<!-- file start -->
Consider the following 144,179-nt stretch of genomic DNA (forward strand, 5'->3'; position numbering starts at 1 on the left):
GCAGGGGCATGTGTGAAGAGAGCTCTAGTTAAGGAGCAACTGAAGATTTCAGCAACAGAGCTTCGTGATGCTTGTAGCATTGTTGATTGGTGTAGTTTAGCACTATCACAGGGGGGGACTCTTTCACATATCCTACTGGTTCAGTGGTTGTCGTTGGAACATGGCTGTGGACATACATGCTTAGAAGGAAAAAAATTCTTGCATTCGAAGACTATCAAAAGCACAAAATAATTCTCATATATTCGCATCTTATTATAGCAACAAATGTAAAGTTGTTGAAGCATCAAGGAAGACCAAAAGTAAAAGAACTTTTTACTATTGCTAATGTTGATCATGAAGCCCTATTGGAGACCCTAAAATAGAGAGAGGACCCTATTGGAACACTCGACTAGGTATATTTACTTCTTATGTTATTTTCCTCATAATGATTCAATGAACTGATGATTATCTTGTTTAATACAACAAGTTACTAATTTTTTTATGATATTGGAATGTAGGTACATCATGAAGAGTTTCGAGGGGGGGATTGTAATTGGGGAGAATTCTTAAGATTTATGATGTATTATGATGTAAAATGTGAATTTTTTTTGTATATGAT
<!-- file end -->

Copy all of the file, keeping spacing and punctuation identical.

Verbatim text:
Consider the following 144,179-nt stretch of genomic DNA (forward strand, 5'->3'; position numbering starts at 1 on the left):
GCAGGGGCATGTGTGAAGAGAGCTCTAGTTAAGGAGCAACTGAAGATTTCAGCAACAGAGCTTCGTGATGCTTGTAGCATTGTTGATTGGTGTAGTTTAGCACTATCACAGGGGGGGACTCTTTCACATATCCTACTGGTTCAGTGGTTGTCGTTGGAACATGGCTGTGGACATACATGCTTAGAAGGAAAAAAATTCTTGCATTCGAAGACTATCAAAAGCACAAAATAATTCTCATATATTCGCATCTTATTATAGCAACAAATGTAAAGTTGTTGAAGCATCAAGGAAGACCAAAAGTAAAAGAACTTTTTACTATTGCTAATGTTGATCATGAAGCCCTATTGGAGACCCTAAAATAGAGAGAGGACCCTATTGGAACACTCGACTAGGTATATTTACTTCTTATGTTATTTTCCTCATAATGATTCAATGAACTGATGATTATCTTGTTTAATACAACAAGTTACTAATTTTTTTATGATATTGGAATGTAGGTACATCATGAAGAGTTTCGAGGGGGGGATTGTAATTGGGGAGAATTCTTAAGATTTATGATGTATTATGATGTAAAATGTGAATTTTTTTTGTATATGAT